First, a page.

“The Lord asked for unity among us ‘so that the world might believe.”
– Pope Francis
New York City has never been one of my favorite places in the world. Yes, I can see how some find it exciting, but for me, any excitement is overshadowed by the chaos. The noises, the lights, the throngs of people – it feels as though one can never stop in the city that never sleeps. However, when a work invitation meant that I would be there on a Saturday in December, I must have had an out of body experience, because someone who looked like me and sounded like me suggested to my wife that perhaps we bring the whole clan up for an overnight stay. We were able to secure some great tickets to the Rockettes which only cost me one kidney. The drive up was painless. Even the Lincoln Tunnel was bearable. As we pulled up to the hotel, I wondered if perhaps I had misjudged this destination and just hadn’t spent enough time there. That question was quickly answered as a taxi driver yelled at my child and someone kind of dressed like Minnie Mouse got in my face wanting to take a picture. Not for me.
As we sat down in our seats for the Rockettes after only an hour or so in the city, we all looked a little exhausted. Praise God the show was fantastic and worth every bit of my kidney. The kids were enthralled as the dancers literally never skipped a beat, and I found myself smiling for the entire experience. As I watched the legendary kick line, I marveled at the precision and how much practice and discipline that required. I couldn’t help but think about the chaos of the city that surrounded that theatre and beyond, including the disparate and divisive nature of society and even our Church in recent times. In a “you do you” world where conformity seems to be a bad word and everyone’s looking to cut through the noise, how often in life, leadership, and discipleship do I devalue unity? Do I appreciate how much work, patience, and discipline is required to keep in sync and the beauty that is created when we are all working to keep the beat? It’s easy to conform to my own will. How ready am I to do the work to conform to God’s will? Do I see the Church as an oppressor of my individualism or a vehicle to unity? Am I willing to do the hard work needed to join the line, not out of blind obedience, but out of a call and a desire to provide a beautiful witness to the world?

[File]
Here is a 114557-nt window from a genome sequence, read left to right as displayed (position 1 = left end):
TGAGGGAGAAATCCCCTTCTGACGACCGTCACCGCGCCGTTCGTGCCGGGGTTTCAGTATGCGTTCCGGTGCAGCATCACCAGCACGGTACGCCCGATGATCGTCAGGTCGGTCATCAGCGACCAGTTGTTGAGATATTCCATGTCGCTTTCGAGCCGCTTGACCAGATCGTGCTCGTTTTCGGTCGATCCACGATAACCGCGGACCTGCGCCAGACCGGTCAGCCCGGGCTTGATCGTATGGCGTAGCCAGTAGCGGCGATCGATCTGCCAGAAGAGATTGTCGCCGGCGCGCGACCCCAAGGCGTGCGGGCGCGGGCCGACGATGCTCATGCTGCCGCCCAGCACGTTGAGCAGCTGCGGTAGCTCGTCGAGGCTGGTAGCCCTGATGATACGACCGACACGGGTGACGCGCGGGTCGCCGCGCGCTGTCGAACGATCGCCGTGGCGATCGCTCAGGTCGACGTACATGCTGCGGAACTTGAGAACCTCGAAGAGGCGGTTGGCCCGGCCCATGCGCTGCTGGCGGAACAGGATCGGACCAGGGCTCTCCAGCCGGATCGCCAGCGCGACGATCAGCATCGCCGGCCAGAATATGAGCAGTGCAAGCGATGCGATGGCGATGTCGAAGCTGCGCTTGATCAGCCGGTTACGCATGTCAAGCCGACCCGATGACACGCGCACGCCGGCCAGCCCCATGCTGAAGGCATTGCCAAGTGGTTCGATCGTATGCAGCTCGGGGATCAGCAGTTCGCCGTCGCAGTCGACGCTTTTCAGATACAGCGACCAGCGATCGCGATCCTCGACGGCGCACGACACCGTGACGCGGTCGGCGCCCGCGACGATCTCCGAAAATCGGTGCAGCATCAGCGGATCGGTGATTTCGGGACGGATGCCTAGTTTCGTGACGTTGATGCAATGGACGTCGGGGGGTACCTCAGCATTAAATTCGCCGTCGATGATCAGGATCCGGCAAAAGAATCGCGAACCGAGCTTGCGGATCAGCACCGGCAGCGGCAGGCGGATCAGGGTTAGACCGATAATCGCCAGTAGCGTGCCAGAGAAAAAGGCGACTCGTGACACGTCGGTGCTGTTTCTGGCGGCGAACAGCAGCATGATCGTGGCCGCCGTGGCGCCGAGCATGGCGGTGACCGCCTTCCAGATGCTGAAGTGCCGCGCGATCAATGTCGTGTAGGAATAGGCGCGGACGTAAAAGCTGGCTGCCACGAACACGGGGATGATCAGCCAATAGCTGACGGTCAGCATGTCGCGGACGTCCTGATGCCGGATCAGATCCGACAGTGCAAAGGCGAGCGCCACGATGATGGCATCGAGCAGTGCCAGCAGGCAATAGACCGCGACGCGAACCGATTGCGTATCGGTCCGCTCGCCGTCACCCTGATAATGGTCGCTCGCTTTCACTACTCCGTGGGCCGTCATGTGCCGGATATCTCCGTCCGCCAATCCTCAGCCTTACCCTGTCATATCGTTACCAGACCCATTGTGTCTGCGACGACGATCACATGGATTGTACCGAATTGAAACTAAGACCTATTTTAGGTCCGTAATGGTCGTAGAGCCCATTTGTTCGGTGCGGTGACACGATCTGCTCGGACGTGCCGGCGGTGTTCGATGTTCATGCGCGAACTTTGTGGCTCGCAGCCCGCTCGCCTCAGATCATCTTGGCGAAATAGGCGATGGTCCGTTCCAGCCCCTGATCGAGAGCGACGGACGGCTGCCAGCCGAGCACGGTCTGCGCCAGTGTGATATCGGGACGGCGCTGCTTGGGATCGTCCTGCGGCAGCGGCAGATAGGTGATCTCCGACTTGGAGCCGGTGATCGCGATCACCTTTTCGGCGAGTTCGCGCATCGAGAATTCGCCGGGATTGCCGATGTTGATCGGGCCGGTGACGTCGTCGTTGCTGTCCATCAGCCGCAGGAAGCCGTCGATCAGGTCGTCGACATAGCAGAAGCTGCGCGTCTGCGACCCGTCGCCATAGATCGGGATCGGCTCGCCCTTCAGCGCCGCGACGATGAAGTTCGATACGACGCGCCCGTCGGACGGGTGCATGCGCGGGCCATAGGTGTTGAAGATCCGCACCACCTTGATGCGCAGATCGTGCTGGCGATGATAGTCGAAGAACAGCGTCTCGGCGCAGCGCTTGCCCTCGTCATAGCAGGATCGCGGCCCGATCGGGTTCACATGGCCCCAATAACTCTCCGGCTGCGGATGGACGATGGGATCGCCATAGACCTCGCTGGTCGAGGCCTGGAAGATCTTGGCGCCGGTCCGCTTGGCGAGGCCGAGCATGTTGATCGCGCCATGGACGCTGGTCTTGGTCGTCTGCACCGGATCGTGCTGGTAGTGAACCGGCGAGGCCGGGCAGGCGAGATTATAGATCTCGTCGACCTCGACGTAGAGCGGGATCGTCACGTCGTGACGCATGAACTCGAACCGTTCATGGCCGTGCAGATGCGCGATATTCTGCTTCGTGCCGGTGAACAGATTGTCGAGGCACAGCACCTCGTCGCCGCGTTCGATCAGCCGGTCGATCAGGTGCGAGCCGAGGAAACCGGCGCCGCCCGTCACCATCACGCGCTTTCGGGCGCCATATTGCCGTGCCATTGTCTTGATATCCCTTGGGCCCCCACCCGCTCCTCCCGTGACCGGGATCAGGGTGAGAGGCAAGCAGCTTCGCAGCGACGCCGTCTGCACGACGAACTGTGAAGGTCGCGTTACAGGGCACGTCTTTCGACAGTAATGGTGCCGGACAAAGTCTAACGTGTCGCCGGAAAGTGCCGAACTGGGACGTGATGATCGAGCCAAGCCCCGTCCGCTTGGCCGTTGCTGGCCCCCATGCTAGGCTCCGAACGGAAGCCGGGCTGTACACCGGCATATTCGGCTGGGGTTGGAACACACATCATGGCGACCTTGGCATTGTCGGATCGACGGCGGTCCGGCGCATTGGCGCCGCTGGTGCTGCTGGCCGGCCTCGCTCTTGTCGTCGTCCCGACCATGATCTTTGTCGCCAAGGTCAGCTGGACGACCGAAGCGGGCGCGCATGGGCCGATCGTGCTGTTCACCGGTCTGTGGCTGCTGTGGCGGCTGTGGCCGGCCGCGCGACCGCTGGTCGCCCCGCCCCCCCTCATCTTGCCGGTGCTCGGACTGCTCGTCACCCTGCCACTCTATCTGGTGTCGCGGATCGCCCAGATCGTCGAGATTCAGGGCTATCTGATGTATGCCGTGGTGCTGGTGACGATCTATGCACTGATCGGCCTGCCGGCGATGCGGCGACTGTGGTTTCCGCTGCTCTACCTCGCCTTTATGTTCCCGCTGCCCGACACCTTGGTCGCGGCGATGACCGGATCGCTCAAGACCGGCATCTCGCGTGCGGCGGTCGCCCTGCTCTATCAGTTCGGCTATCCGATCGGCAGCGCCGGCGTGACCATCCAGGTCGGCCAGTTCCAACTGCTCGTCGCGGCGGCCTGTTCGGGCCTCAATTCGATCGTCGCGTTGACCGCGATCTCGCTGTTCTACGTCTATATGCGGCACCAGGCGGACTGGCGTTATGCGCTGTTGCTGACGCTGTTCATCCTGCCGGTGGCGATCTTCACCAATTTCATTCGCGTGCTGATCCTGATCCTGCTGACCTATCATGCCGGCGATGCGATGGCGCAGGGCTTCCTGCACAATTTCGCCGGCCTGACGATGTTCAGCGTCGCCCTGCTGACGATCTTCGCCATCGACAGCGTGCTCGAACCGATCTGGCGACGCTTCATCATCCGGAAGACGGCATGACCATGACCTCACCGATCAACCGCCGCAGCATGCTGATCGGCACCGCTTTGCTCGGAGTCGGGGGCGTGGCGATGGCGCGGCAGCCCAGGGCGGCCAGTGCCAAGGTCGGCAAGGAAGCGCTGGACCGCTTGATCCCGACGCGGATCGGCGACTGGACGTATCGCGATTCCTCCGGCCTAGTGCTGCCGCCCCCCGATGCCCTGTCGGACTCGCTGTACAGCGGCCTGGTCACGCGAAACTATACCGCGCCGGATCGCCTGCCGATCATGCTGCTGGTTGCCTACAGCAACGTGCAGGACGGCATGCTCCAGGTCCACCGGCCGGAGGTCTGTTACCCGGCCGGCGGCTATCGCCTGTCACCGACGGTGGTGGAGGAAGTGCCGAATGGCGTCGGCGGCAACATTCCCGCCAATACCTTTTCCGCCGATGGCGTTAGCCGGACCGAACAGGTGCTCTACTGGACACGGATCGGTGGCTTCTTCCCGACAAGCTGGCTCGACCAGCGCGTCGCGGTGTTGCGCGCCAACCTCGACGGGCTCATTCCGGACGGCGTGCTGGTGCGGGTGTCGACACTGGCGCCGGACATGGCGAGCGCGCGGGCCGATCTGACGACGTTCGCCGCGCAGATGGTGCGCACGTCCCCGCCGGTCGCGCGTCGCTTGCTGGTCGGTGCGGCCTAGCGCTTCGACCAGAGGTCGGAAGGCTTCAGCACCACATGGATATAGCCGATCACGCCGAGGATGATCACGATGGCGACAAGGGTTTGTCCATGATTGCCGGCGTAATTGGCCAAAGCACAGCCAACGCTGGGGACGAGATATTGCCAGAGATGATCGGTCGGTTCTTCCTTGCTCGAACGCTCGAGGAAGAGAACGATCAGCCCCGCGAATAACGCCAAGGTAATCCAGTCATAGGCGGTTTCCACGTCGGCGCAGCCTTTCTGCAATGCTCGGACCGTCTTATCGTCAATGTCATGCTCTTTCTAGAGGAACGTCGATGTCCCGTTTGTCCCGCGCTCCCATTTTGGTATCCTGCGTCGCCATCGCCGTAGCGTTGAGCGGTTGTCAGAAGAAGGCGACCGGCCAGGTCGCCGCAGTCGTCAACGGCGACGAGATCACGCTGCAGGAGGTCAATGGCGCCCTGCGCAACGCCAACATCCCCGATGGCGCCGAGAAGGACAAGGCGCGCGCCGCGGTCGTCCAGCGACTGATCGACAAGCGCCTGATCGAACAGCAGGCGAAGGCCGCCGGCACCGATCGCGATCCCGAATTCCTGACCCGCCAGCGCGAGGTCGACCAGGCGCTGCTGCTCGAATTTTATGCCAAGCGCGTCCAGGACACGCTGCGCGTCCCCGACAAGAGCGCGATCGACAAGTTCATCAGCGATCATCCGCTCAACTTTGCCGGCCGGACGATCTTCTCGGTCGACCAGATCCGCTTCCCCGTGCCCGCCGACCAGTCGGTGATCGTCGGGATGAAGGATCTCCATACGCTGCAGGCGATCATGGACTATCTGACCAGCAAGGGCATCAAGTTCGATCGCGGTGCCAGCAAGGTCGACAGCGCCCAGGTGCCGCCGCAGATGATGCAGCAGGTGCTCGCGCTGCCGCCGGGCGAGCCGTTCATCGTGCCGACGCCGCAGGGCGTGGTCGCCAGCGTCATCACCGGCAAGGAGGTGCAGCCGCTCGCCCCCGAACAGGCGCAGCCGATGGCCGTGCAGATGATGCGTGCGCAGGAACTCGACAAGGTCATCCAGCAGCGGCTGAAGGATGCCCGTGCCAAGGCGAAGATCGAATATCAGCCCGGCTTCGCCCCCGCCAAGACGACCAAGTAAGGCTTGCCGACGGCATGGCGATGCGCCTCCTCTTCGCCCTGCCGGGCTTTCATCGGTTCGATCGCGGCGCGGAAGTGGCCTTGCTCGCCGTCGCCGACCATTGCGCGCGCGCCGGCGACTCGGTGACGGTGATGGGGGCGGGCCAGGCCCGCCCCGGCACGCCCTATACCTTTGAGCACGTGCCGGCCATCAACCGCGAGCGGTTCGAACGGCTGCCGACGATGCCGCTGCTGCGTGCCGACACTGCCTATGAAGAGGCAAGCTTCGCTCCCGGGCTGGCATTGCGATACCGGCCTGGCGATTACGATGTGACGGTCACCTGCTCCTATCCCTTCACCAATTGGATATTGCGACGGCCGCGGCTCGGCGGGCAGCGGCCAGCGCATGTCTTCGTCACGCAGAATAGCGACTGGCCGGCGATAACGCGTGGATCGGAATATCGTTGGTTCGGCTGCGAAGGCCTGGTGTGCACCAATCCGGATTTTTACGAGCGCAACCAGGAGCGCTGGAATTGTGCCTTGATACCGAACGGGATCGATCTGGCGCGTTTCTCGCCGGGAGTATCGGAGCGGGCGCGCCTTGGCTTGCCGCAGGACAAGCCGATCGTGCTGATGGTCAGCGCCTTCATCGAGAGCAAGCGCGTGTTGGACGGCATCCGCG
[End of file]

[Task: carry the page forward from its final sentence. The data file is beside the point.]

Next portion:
As our family walked out into Rockefeller Center into a sea of humanity, we all held hands to make sure no one got lost. As we welcome the birth of our Lord in a world that is full of chaos and division, let’s ask the Holy Spirit to remind us - and help us remind others - that God gave His only Son so that all would be saved and no one would be lost. Let’s pray for the virtue to do the hard work to be a part of that heavenly kick line.
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